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1,300 years of whiskey history

August 09, 2006

Western Maryland has deep roots in whiskey history. The largest still ever found in Maryland was Blue Blazes Still - just outside of Thurmont, Md. While it's unclear who owned the still (some say it had Hagerstown owners; others say the owners were from Baltimore or Washington, D.C.), the still's impact on the region was unquestioned, as local people worked the still to provide for their families. The drink's history, however, dates back centuries.

· A.D. 700 - An Arabian alchemist records the principles of distillation. This process produces what's known as a wonder drug, or "life water."

· 1527 - A German surgeon publishes a paper claiming "life water" could heal sores and promote hair growth.

· 1623 - The Virginia Assembly encourages newcomers to the colonies to bring enough malt beverages with them until their systems could adjust to the water, which they fear to be "poisonous."

· 1700s - By the early 18th century, colonists are consuming 12 million gallons of rum a year. The process of distilling corn (key for whiskey making) isn't perfected until 1750. Converting corn into whiskey condenses the crop, making it easier to transport to market, where the product is traded for other goods.

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· 1791 - Congress enacts the excise tax on whiskey to raise funds for debts incurred during the American Revolution. The tax rouses so much anger that Western Pennsylvania colonists rebel. As a result, George Washington sends federal troops to quell the insurgents, who are later pardoned. Historians say the government spends $1.5 million to stop the rebellion. The tax is repealed in 1802 by Thomas Jefferson.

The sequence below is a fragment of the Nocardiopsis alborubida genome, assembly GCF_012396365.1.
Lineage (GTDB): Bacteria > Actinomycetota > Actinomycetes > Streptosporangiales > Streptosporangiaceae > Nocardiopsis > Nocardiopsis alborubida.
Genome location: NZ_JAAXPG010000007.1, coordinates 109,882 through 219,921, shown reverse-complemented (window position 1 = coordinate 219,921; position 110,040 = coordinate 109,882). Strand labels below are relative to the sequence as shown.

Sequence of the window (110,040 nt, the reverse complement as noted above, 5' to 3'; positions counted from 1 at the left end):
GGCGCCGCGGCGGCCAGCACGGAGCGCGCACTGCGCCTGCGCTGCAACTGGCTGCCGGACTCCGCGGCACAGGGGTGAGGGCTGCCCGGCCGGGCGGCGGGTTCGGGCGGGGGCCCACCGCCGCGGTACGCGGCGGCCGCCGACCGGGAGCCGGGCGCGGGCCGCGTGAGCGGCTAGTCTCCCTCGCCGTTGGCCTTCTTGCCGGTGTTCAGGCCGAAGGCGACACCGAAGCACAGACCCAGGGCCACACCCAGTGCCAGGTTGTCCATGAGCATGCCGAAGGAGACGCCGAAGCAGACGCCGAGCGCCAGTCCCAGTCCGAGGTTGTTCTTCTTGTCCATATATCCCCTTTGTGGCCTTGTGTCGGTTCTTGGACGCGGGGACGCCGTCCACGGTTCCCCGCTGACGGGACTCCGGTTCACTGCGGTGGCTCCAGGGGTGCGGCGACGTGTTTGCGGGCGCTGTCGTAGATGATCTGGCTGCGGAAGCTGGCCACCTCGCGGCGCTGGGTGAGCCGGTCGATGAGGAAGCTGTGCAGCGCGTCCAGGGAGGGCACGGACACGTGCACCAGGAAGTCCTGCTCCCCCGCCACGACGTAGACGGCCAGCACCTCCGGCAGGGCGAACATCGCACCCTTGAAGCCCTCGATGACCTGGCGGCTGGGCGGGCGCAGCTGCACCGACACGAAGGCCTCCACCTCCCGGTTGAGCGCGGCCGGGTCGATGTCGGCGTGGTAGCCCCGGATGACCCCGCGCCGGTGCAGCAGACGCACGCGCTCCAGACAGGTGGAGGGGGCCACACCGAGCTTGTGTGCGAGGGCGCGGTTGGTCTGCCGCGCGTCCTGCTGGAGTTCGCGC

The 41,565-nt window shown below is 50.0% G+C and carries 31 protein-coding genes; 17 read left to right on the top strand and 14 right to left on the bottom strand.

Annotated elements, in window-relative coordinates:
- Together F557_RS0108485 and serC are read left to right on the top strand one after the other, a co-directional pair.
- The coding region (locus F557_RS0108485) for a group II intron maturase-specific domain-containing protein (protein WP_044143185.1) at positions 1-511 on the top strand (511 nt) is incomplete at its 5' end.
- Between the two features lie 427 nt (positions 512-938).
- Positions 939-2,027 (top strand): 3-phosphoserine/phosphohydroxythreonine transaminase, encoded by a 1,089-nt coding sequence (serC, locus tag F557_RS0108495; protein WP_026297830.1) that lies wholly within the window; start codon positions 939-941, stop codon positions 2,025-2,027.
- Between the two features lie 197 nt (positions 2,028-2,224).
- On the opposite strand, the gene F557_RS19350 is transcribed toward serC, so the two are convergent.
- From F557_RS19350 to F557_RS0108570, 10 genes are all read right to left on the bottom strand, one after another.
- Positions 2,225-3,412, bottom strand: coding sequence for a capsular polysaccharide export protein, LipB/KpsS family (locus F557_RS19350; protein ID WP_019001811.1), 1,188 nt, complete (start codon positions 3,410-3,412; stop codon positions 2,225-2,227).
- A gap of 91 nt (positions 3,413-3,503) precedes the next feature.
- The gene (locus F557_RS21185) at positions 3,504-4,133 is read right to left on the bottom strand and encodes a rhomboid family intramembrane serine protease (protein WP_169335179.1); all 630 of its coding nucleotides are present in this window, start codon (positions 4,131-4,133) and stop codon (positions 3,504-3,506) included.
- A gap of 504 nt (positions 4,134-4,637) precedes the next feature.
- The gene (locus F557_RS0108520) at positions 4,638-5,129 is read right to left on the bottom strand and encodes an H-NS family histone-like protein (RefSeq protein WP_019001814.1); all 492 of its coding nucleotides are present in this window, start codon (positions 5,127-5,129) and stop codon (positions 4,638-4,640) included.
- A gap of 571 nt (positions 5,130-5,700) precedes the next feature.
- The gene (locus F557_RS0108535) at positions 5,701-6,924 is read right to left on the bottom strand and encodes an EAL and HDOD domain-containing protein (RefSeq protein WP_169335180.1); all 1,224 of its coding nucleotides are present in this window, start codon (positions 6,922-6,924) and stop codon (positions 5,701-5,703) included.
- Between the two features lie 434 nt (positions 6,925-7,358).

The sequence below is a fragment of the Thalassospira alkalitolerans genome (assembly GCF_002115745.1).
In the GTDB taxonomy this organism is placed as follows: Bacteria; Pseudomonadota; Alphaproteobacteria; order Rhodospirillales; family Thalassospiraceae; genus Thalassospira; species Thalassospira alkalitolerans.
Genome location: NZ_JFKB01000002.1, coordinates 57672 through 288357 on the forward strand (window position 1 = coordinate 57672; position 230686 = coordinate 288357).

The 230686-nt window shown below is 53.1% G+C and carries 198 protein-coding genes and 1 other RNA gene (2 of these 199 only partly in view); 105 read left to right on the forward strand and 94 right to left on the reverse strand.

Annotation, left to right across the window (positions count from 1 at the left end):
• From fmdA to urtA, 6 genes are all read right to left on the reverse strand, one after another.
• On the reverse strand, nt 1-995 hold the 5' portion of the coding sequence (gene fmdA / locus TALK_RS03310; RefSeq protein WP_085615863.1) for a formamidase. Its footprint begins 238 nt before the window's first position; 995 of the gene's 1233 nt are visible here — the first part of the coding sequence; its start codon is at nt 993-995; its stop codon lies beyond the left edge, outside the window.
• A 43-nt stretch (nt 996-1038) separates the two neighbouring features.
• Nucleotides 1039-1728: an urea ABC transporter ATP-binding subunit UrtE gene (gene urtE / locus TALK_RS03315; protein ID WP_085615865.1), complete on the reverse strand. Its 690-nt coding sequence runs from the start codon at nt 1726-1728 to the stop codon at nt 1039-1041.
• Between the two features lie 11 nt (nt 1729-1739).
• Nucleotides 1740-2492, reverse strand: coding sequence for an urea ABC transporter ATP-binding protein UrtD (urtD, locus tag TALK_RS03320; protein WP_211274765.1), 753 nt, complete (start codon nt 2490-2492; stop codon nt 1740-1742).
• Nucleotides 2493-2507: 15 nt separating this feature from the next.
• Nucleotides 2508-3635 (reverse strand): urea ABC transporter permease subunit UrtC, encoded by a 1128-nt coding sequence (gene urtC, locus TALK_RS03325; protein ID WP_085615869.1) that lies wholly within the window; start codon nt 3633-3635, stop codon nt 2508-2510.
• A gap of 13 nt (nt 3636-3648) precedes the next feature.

· 1862 - The whiskey tax is reinstated as a means of funding the Civil War. The year also marks the birth of the Internal Revenue Service. Thousands of illegal stills continue operation.

· 1919 - The Volstead Act, which prohibits the manufacture, sale and transportation of alcoholic beverages, changes whiskey making from a low-scale family operation to an industry controlled by businessmen.

· Oct. 22, 1927 - The Blue Blazes Still, which is a product of prohibition, is raided for the first time. Historians say the raid is so uneventful, it's seldom mentioned. Shielded by the forest and mountains, trucks would leave the still with loads of "corn meal," the code name for hard liquor.

· July 29, 1929 - Blue Blazes Still grows, becoming the largest still ever find in Maryland. Law enforcement officials find 25,000 gallons of mash set in 2,000-gallon vats when they raid it in 1929. As the story goes, law enforcement officer Clyde Hauver gathered a posse of local citizens to shut the still down. But, a lookout man sees the crew coming and fires a shot. A shootout ensues. Hauver is the sole casualty. The moonshiners hear the guns and disappear into the woods.

· 1933 - Prohibition is repealed. Historians often refer to the period between 1921 and 1933 as the "lawless years."

· 1950s - Charles Lewis, the man arrested and tried for killing Hauver, is pardoned by the governor. Folklore suggests that Hauver was killed to settle a grudge held by a member of his own crew. Others suggest Hauver was tangled in a love triangle. Lewis died a few years after his release.

- Source: Debra Mills, park ranger at Catoctin Mountain Park; and FBI Archives

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